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Guardsman thwarts a suicide attempt in NW Tucson

Tech. Sgt. Todd Stuve maintains publications and F-16 operating procedures at the 162nd Fighter Wing, part of his duties in the unit’s standardization and evaluation office. (Air Force photo by Maj. Gabe Johnson)

Tech. Sgt. Todd Stuve maintains publications and F-16 operating procedures at the 162nd Fighter Wing, part of his duties in the unit’s standardization and evaluation office. (Air Force photo by Maj. Gabe Johnson)

TUCSON, Ariz. -- A leisurely Sunday afternoon at home for one Arizona Air Guardsman turned into a frantic race against the clock to avert a suicide attempt and save a friend's life, May 9.

Tech. Sgt. Todd Stuve, an aviation resource manager in the 162nd Fighter Wing's standardization and evaluation office at Tucson International Airport, became part detective and part race car driver the moment he learned that the mother of his son's best friend was overdosing on prescription medication.

It was around 1 p.m. when Donnie, 14, dropped by to pay a routine visit to Sergeant Stuve's son at their home in northwest Tucson. He wasn't at the house long before he began to worry about his mother, Kim.

"His mom had attempted suicide before," said Sergeant Stuve, "so Donnie being proactive started studying the signs which I think was very smart of him."

"I can't get a hold of my mom," Donnie told Stuve, "Something's not right. Can you take me home?"

Sergeant Stuve and Donnie quickly climbed into his Toyota RAV-4 and began the mile-and-a-half trip to Donnie's house.

"He kept trying to call her on her cell phone... no response," said Stuve. "He was getting increasingly nervous and emotionally charged."

When the pair arrived at Kim's house her car was gone. In a panic Donnie burst through the front door and searched every room. Kim wasn't to be found.

"All of a sudden, Donnie's phone rang and I answered it because he was in total emotional distress," said Sergeant Stuve. "It was his mom. I said, 'Kim, where are you? We are going to come to you.' I could barely make out what she was saying. Her words were slurred and the connection wasn't good. She said something about a park."

Kim found a public restroom in a nearby park; her words were unintelligible from the pills she had ingested and the echo of the concrete enclosure. The brick walls that surrounded her interrupted the cell phone signal.

In the afternoon's rush, Stuve had left his home without his cell phone to call police. But without an exact location, he wouldn't have had enough information to give emergency responders.

"All I had was Donnie's phone and I didn't want to hang up with Kim to call the police. I was afraid we wouldn't be able to reach her again. So I kept talking to her to try to get more information and to keep her awake."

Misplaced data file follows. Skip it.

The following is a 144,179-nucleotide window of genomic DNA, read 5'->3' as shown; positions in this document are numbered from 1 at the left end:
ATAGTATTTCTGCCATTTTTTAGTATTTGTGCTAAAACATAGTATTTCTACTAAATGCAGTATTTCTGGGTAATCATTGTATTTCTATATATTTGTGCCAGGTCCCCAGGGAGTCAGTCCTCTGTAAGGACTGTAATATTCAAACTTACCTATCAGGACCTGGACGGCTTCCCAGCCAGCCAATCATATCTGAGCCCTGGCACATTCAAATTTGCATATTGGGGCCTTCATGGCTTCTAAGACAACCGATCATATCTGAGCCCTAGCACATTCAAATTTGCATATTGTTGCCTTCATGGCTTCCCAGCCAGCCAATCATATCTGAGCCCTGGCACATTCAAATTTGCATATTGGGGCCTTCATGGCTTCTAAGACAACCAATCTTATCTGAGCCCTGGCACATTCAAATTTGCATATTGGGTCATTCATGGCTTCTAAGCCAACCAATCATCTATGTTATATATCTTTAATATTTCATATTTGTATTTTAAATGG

Driving away, Sergeant Stuve and Donnie began looking for nearby parks while keeping Kim on the line. She uttered a clue - "Camino de la Tierra."

"The only park I could think of was next to a private school on Camino de la Tierra," he said. "We raced to the park, tires squealing. I didn't know my RAV could drift but I managed to do it."

They pulled into the park in a cloud of dust, but no one was there.

Still on the phone with the sergeant, Kim offered another barely-audible clue - "Richardson." It dawned on Stuve that she might be at Richardson Elementary School.

Again they tore off in Stuve's car. This time, the trip yielded results.

As Sergeant Stuve and Donnie pulled up to the school they saw a park just down a hill. Luckily, a groundskeeper was standing nearby.

"Call 911! I have a drug overdose in this bathroom. I need them here right now!" Stuve shouted as he passed.

At the bottom of the hill a 10-foot fence stood in their way. Nimble at 14, Donnie scaled it quickly. Stuve, close behind, fell to the other side onto his back. Despite the tumble he made it to the bathroom to find Kim on the floor.

"She was incoherent. I wanted her to stay awake so I started slapping her on the face. We picked her up and brought her to a park bench right outside the bathroom."

He saw some kids playing on the jungle gym nearby and asked if they had water. A little girl, about 9, offered her bottle of Propel fitness water. Sergeant Stuve and Donnie continued to keep her awake until the police and an ambulance arrived moments later.

Kim was taken to the hospital and treated.

"I'm thankful that it turned out like it did. I didn't get pulled over and there weren't any other delays."

Sergeant Stuve saw Kim a couple of days later and she hugged him and thanked him, he said. "She's had a hard life and I think she feels alone and needs friends. We're starting to invite her over to our house. I think it's important to just be there for people who are struggling."

"It's easy to overlook the signs of distress. We don't see them because we're so busy in our own little worlds. I'm guilty of that. We just need to keep situational awareness, on and off the job."

Donnie and Kim, whose names have been changed for their privacy, now share an even closer bond with the Stuve family. Donnie summed up the situation in a brief letter of commendation for Sergeant Stuve.

"Todd Stuve, my best friend's dad, helped save my mom's life. He has always helped me in the past, and I think he has always been there for me. Without him, my mom would surely have died," wrote Donnie.

To learn more about suicide prevention and how to intervene visit az.wingmanproject.org. Those who need help now can call the National Suicide Prevention Lifeline at 800-273-8255.